I see only brown and white, which I think narrows it down to Bank or Northern Rough-winged. I don't think there's enough notch in the tail for a Bank Swallow, so Northern Rough-winged is what's left. Regardless of species, I -think- the white is the separation between primaries and secondaries, with the inner edge of the primary showing. There's a definite notch in the trailing edge of the right wing at that point. If it were later in the year I might guess molting.
  26. 1 point
    2 and 3 are not the same bird. 2 is a Great Kiskadee while 3 is a Pale-legged Hornero.
  27. 1 point
    That is a Brewer's Edit: Sniped By Connor Cochrane!
  28. 1 point
    The look in his eyes says it all. This was taken about 5 seconds before he attacked me.
  29. 1 point
    This looks good for Swainsons Thrush. Note the Buffy eye ring.
  30. 1 point
  31. 1 point
    I continued to listen/read/research the sound I heard, and now I’m convinced it was a clay-colored sparrow. They fit the range, behavior, habitat, color..and sound. Although the one I listened to repeated the buzz sound in double repetitions, the info says they may give 2-4 buzz sounds in a phrase.
  32. 1 point
    This is a Song Sparrow. I believe melodica subspecies. Red striping no yellow on the face.
  33. 1 point
    Interesting that you mention that. There are several subspecies of Orange-crowned Warblers. The western ones are generally brighter yellow overall, whereas the more eastern ones are generally duller in color and with a grayish head that contrasts with the color of the body. This bird is probably the Orestera subspecies. Perhaps you are more used to Lutescens, which is brighter yellow and does not have a grayish head.
  34. 1 point
    Definitely either a Warbling Vireo or a Philadelphia. Location? Date? May help narrow it down
  35. 1 point
    The hawk is Broad-winged. I believe the gulls in flight, and definitely the last one is Ring-billed Second to last bird is Herring Gull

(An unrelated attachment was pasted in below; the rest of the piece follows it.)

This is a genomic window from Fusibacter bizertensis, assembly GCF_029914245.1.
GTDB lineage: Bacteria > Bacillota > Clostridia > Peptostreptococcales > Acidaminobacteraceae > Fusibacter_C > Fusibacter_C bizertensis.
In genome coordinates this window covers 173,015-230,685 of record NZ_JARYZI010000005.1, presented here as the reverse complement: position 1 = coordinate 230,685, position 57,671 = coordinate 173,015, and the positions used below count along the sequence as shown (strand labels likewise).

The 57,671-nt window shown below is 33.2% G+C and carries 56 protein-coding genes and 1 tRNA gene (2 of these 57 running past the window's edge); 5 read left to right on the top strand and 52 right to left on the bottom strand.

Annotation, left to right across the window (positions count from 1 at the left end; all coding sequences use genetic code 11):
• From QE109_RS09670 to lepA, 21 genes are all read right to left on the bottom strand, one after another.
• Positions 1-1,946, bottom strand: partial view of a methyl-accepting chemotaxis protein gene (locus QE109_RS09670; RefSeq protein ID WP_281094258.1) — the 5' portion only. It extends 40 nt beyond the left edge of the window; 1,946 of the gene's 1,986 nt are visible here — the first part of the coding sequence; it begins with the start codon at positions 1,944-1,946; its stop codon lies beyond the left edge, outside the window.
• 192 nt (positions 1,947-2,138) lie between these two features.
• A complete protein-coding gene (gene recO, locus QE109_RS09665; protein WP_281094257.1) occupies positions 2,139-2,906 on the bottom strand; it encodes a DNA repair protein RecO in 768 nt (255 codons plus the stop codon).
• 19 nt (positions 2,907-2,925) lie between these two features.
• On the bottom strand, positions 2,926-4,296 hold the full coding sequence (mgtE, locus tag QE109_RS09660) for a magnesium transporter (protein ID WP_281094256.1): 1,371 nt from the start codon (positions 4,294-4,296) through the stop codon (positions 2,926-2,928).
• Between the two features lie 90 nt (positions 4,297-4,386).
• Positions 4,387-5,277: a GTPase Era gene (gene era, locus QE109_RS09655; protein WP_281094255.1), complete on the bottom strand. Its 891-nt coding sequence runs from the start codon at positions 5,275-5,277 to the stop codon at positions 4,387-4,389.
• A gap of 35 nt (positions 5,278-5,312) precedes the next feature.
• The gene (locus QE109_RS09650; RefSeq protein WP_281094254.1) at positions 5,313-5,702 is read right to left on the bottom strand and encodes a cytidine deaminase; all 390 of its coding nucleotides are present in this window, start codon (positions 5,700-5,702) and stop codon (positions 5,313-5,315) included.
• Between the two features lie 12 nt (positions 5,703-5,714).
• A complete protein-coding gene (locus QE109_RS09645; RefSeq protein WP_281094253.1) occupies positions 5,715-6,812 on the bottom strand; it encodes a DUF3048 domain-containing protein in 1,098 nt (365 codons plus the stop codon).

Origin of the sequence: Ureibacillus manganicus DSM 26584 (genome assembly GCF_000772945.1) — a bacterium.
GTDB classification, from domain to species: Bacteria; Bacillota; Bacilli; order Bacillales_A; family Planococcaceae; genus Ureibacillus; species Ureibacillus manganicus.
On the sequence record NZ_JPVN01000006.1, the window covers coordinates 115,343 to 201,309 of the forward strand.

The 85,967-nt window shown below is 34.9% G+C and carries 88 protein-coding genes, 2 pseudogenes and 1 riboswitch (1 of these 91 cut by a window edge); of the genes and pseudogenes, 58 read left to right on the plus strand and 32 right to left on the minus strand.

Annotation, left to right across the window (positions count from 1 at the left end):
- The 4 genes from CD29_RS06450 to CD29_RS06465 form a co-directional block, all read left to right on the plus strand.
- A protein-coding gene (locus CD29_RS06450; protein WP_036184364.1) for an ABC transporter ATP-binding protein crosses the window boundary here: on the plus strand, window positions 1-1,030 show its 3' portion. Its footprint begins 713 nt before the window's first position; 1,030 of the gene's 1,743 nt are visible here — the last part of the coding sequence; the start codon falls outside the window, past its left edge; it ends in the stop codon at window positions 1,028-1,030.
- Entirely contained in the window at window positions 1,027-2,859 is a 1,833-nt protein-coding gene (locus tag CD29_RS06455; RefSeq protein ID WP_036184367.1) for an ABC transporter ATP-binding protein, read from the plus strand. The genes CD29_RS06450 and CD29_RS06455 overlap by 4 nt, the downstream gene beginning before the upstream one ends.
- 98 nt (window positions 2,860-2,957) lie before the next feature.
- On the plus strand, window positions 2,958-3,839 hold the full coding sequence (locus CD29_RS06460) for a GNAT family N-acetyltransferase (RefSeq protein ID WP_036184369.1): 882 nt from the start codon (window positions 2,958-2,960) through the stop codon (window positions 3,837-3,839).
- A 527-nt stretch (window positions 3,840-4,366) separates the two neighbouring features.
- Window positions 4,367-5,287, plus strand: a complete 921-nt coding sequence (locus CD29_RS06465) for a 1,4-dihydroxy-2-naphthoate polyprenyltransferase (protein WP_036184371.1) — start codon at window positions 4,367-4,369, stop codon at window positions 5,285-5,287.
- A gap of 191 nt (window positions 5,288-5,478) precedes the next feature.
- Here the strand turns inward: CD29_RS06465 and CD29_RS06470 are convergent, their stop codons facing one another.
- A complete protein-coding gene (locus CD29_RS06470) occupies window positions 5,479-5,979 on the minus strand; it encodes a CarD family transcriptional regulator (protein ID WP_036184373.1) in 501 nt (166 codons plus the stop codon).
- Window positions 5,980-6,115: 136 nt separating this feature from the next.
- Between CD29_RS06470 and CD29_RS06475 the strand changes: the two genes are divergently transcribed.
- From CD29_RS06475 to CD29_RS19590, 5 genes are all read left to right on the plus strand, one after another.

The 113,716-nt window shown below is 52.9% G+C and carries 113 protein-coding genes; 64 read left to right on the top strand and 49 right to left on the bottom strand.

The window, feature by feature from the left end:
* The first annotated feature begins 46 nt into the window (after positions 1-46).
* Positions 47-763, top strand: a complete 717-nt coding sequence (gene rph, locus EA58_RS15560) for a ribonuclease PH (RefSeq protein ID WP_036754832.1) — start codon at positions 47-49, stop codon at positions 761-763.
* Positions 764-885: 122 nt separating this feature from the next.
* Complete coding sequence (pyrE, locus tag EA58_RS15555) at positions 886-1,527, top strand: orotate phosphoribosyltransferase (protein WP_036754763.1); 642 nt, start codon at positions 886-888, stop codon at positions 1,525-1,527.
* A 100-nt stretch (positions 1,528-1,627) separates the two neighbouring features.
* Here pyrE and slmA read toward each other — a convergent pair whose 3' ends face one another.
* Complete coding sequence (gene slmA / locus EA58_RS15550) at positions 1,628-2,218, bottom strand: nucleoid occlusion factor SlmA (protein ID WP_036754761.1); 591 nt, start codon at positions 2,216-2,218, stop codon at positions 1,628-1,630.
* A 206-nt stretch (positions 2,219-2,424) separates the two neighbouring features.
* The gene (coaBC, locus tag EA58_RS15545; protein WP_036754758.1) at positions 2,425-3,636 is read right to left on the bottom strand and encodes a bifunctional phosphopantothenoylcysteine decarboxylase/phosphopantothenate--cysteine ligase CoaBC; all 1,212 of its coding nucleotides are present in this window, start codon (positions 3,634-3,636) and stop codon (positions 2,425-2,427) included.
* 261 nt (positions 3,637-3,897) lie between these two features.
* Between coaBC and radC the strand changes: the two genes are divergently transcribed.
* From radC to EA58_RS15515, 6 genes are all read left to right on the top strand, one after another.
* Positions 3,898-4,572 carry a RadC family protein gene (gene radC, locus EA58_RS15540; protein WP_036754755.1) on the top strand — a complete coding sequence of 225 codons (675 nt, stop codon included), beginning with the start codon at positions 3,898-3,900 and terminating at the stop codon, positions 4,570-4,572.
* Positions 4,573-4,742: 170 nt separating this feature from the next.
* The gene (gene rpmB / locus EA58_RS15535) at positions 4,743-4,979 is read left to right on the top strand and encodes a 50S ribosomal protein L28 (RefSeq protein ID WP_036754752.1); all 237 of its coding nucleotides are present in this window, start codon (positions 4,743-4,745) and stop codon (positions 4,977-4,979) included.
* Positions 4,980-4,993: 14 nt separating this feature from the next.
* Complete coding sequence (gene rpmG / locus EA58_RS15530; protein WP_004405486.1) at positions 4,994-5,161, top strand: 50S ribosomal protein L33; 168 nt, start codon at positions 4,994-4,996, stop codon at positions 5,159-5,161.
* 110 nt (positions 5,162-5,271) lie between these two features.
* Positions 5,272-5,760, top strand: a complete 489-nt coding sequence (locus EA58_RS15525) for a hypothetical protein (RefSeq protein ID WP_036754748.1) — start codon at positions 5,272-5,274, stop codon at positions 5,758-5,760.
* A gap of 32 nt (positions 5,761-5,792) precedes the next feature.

36. 1 point
    Yellow-headed Blackbird.
  37. 1 point
    Indigo Bunting is correct.
  38. 1 point
    Just to be clear, 1 and 2 are not the same bird. 1 is a Lesser Yellowlegs 2 is a Short-billed Dowitcher (griseus subspecies) 3 are Lesser Yellowlegs 4 is Lesser Yellowlegs
  39. 1 point
    Also notice the long wings, the primaries project not only well beyond the tertials but also beyond the end of the tail. Giving the rear end of the bird a sort of elongated look, relative to other peeps (except Baird's which shares this structural feature)
  40. 1 point
    This is a classic White-rumped. Note the orange to the base of the bill, and rufous on the face only.
  41. 1 point
  42. 1 point
    Yes, while Western Bluebirds have plain wings, Lazulis have prominent wingbars. Also, Lazulis have thicker, mostly gray bills while Western Bluebirds have thin black bills. And Westerns tend to be darker in color than Lazulis.
  43. 1 point
    This looks better for Lesser. Dark olive green back., dull yellow body
  44. 1 point
  45. 1 point
    I need to get my eyes checked...
  46. 1 point
    The males always look like they're wearing a bad toupee.
  47. 1 point
    Successfully fledged our second nest today. Last year she only had two broods, time will tell if she goes for three this year. It's already so hot here, that may play a big part.
  48. 1 point
    I know most people just consider them a pest but they are cute. This kit kept popping its head up over the edge of the deck yesterday to see if I was still watching it (photo taken through dirty glass and a screen).
  49. 1 point
    This was a first for me. Nine Banded Armadillo in South Carolina in March 2020
  50. 1 point